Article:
The three-step method of analyzing the “doing business” issue
So how can you determine if a corporation, LLC, LP, or LLP is doing business in a foreign state based on the activities of its local, home-based employees? One helpful technique is to use the following three-step plan of attack.
Step 1: Consult the qualification provisions
The first step is to consult the qualification provisions of the foreign state’s business entity statute. The approach of these statutes is not to set forth the activities that do constitute doing business, but instead to have a list of activities that do not constitute doing business.
This list includes activities such as maintaining a bank account, bringing or defending a legal proceeding, conducting activities related to internal affairs, soliciting or obtaining orders that require acceptance outside the state, owning property, creating or enforcing mortgages or other security interests, and doing business in interstate commerce.
If the activities that the employees are doing on behalf of their employer fall solely into these exempted activities, the employer probably would not be considered doing business there.
Step 2: Consult case law precedent
The next step would be to consult the case law precedent on the issue of what constitutes doing business for foreign qualification purposes.
There is a fairly large body of case law on the issue. Most of this precedent arises out of lawsuits filed by corporations or other entities in states where they are not qualified. The defendant will move to dismiss on the grounds that the plaintiff lacks the capacity to sue because of the state’s door-closing penalty. The plaintiff will argue it is not doing business in the state and therefore not required to qualify. The court will then analyze the plaintiff’s activities and decide if it was doing intrastate business.
Often, the court’s determination comes down to whether the plaintiff has “localized” its operations in the state. If so, qualification is likely to be required.
However, if the plaintiff’s activities are just incidental to its interstate activities qualification is likely not to be required.
Step 3: Analyze activities of employees in foreign states
The third step would be to analyze all of the in-state activities of the employees in every foreign state. Then, keeping in mind the statutory provisions and case law principles, make the determination of whether the statutory entity is doing business in the state based on what those employees are doing for their employer.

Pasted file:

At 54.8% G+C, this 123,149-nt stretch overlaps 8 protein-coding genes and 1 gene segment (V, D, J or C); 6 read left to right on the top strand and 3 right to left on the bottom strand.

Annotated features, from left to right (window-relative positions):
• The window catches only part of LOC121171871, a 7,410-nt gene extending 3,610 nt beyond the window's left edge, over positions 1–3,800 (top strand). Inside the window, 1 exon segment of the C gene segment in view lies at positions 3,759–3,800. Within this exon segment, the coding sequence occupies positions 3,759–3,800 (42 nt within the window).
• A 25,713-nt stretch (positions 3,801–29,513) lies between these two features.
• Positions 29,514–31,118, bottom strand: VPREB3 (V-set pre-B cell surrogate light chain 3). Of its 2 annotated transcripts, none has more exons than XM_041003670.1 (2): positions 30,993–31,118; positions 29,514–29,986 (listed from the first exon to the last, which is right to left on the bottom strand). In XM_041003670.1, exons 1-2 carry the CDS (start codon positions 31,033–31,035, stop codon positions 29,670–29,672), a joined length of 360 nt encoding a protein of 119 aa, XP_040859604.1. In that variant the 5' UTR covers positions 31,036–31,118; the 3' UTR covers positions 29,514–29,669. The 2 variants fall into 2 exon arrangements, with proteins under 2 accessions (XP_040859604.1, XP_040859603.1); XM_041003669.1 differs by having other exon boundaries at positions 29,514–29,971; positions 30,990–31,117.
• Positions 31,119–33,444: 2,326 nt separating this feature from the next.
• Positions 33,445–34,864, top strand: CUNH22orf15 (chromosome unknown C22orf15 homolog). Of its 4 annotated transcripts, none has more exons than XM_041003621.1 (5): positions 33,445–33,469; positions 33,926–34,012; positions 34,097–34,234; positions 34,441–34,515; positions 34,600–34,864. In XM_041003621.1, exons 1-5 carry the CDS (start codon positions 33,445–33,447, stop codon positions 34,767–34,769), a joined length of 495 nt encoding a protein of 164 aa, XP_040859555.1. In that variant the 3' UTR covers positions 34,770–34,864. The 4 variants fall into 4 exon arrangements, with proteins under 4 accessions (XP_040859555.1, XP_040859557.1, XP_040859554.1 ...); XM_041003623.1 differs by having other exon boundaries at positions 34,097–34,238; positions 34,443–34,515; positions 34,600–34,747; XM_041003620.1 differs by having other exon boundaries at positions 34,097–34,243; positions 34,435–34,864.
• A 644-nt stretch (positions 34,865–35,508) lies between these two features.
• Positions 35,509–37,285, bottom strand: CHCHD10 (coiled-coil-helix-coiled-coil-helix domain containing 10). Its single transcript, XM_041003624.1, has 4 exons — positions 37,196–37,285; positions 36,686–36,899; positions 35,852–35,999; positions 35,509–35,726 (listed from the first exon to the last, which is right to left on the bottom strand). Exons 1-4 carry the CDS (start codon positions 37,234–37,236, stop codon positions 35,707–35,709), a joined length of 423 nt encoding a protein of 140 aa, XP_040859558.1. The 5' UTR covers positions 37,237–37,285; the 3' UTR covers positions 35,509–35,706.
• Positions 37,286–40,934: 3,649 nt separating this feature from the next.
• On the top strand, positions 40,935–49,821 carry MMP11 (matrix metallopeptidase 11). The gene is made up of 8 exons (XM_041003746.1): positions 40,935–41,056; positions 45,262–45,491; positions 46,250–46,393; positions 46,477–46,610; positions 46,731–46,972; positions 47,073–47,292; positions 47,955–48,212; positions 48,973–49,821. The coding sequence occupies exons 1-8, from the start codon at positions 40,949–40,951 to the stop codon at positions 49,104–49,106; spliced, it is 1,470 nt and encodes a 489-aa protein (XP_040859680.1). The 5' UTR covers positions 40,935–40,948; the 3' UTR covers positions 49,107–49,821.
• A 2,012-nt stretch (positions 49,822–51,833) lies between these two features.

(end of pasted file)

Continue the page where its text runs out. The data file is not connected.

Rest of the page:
It can be helpful to ask certain questions which could help you focus on whether the employees’ activities are localized. These questions could include, but would not be limited to the following:
- What is the business entity’s purpose in the state and how vital are the in-state employees to accomplishing that purpose?
- What percentage of the business entity’s overall sales or revenue comes from the activities of the in-state employees?
- Are the employees meeting with customers or clients in person in the foreign state?
- Are the employees entering into contracts or soliciting orders that are approved in the foreign state?
- Are the employees’ activities incidental to otherwise interstate business transactions?
How does a statutory entity qualify to do business?
If a corporation, LLC, LP, or LLP will be qualifying to do business in a foreign state, the next question is how that is done.
The qualification procedure differs somewhat based on the state and business entity type. This typically requires the filing of a document with the state’s filing office.
The name of the document varies. In the case of a corporation or LLC, it is often called an application for a certificate of authority. In the case of an LP (and in some states an LLC as well) it is often called an application for registration, and in the case of an LLP, a statement of foreign qualification. That document must be accompanied by a certificate of existence. In some states a certified copy of the formation document is required instead of, or in addition to the certificate of existence. Nonprofit and professional entities often have additional requirements such as obtaining the approval of licensing boards or regulatory state agencies.